NHS could save on medical procurement, says report

15 December 2010

15 December 2010 | Lindsay Clark and Angeline Albert

More standardisation in the purchase of medical devices and using economies of scale could save money for the NHS, a health service management group has said.

As the government launches the legislative framework for its overhaul of public sector healthcare, the NHS Confederation issued a report recommending measures for savings.

The health service is expected to save between £15 billion and £20 billion over the next four years.

In one example, the NHS Confederation said that in neurosurgery, between 10 and 15 models of shunts, which drain brain fluid, are currently in use. “If standardised to a small number they could be procured more cheaply and with no adverse effect on quality, so long as variation from this was permitted if it was part of a trial.”

Meanwhile it pointed out that spinal implants vary from £500 to £10,000. “It is questionable whether they are necessary at all and, even if they are, whether the range currently in use needs to be as wide,” the Confederation report, which was based on consultation with royal colleges and medical societies, found.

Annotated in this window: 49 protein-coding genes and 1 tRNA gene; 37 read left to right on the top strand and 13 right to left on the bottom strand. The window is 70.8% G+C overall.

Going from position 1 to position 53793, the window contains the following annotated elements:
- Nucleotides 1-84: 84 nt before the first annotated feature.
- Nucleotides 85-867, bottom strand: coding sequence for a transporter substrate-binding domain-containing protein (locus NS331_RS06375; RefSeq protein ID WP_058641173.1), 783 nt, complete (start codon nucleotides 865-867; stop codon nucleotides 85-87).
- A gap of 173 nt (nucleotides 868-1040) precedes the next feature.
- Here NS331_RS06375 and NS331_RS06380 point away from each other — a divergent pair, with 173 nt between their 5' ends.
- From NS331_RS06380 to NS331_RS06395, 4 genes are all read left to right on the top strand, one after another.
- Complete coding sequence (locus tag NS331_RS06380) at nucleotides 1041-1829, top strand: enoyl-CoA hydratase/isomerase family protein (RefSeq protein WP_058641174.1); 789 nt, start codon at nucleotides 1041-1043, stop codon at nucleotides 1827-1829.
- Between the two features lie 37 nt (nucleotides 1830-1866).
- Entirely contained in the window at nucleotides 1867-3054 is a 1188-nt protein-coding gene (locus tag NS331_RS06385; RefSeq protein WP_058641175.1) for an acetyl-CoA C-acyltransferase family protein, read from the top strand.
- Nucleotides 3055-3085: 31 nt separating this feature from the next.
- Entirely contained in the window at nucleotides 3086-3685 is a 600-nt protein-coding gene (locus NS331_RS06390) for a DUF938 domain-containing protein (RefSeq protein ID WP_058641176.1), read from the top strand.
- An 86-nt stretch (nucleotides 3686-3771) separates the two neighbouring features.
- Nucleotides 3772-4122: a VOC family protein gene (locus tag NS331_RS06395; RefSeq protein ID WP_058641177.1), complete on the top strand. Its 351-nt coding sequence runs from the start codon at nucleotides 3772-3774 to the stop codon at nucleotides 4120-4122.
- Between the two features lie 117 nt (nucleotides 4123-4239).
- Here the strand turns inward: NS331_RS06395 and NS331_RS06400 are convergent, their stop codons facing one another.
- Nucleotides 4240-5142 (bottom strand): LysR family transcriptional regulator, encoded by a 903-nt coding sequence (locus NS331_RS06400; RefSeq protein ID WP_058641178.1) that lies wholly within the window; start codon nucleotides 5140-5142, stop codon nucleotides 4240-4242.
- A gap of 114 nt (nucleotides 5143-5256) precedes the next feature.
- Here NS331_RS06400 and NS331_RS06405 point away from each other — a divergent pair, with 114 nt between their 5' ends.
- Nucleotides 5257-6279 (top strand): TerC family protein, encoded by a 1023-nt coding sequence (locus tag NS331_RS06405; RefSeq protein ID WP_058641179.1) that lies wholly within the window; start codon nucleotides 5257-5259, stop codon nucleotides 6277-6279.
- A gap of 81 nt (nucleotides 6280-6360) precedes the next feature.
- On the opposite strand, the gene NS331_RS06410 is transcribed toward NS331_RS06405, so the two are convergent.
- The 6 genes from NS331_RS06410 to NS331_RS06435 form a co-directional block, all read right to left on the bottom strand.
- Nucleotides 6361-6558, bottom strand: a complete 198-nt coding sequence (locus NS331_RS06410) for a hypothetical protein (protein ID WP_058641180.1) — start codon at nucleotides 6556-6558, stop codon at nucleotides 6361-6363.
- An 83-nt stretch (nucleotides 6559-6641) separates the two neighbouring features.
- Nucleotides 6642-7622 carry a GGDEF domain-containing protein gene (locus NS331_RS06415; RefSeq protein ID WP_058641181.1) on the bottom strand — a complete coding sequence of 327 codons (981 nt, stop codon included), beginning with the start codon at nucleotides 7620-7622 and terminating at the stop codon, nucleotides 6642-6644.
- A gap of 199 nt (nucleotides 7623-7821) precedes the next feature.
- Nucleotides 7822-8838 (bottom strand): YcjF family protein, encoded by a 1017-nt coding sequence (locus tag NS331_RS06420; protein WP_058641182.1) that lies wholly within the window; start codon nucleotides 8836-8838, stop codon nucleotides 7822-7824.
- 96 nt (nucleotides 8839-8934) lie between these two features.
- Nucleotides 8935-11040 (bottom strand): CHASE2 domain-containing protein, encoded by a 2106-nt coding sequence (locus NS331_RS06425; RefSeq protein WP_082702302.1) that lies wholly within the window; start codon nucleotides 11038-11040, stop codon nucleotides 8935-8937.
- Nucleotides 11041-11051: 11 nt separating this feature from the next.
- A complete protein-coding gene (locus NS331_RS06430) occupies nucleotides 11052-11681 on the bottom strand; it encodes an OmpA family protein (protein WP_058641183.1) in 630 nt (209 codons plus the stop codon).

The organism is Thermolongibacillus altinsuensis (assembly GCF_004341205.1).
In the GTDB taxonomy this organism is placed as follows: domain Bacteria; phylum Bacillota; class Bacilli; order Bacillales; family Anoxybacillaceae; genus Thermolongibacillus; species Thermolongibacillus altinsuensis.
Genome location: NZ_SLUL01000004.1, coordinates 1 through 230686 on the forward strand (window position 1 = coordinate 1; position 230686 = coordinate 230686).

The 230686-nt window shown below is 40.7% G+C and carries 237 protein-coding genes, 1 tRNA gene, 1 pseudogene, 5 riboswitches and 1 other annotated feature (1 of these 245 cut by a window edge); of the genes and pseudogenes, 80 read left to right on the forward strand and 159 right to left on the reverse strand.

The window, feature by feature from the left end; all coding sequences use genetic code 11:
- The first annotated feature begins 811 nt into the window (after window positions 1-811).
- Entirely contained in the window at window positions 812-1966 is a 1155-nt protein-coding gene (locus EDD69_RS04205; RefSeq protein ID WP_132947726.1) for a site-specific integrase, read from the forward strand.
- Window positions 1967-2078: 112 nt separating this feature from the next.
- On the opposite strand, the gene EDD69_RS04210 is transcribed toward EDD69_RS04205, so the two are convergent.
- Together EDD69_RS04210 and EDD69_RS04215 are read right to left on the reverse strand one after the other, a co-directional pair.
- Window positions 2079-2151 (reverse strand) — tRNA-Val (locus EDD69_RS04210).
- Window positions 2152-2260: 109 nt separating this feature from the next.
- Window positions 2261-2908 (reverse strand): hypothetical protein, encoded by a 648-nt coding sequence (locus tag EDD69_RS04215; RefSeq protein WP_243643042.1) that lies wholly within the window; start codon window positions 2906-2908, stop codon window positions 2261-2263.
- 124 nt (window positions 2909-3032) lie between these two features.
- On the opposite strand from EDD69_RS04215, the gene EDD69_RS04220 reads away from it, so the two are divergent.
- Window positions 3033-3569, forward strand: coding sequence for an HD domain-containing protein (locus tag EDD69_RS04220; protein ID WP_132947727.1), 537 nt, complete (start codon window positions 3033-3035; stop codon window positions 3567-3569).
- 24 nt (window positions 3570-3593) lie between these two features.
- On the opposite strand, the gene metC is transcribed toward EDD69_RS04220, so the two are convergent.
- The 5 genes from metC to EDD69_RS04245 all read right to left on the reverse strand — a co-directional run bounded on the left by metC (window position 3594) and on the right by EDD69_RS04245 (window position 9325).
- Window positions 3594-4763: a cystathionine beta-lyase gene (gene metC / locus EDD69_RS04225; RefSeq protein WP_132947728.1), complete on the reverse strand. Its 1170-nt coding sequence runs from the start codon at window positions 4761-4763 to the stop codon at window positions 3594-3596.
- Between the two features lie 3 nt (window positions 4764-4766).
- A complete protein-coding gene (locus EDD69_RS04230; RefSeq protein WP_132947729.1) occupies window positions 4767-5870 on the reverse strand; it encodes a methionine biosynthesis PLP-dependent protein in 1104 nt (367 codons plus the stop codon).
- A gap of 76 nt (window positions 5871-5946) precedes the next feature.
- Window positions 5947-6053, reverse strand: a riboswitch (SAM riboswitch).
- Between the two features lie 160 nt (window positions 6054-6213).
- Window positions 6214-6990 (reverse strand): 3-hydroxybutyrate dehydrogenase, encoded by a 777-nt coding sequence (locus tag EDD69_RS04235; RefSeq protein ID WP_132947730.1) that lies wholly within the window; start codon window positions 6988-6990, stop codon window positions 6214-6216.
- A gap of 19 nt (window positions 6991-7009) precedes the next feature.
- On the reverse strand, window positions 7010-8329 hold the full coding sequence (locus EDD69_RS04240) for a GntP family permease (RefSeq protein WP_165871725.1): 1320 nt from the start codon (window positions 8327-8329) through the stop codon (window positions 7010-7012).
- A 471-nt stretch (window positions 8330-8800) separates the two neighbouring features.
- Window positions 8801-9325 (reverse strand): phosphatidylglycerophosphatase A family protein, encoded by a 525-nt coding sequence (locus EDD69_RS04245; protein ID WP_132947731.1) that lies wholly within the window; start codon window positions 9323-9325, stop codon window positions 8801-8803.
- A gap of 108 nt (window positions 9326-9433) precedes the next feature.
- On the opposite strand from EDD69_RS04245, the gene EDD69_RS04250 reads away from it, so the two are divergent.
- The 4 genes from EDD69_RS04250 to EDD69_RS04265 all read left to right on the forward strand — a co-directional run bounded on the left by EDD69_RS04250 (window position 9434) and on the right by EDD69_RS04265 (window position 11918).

Meanwhile it added there was scope for increasing economies of scale in procurement through joint working between vascular surgery and other specialties, particularly as provision becomes more concentrated.

“There is possibly some scope for vascular surgeons to agree to further limit the number of these devices available (although the range is already fairly small) or for manufacturers to agree to a set procedure price in order to continue supplying to the NHS.”

A separate report published today by think tank Civitas criticised the Department of Health's policy, re-affirmed today, which puts GPs at the centre of the purchasing medical care.

It said innovation and diversity in suppliers of care were needed. “Choice is only going to drive performance if there are alternative options to choose from: it is a gamble to expect new providers to enter a politically uncertain market, without the active encouragement of commissioners prepared to develop a supply base.”

The report said there were big risks in the aim of abolishing all primary care trusts and transferring commissioning responsibilities to new GP consortia by 2013. It said: “It is very uncertain that this approach will make commissioning more effective in the short, medium or long-term, over alternatives.”

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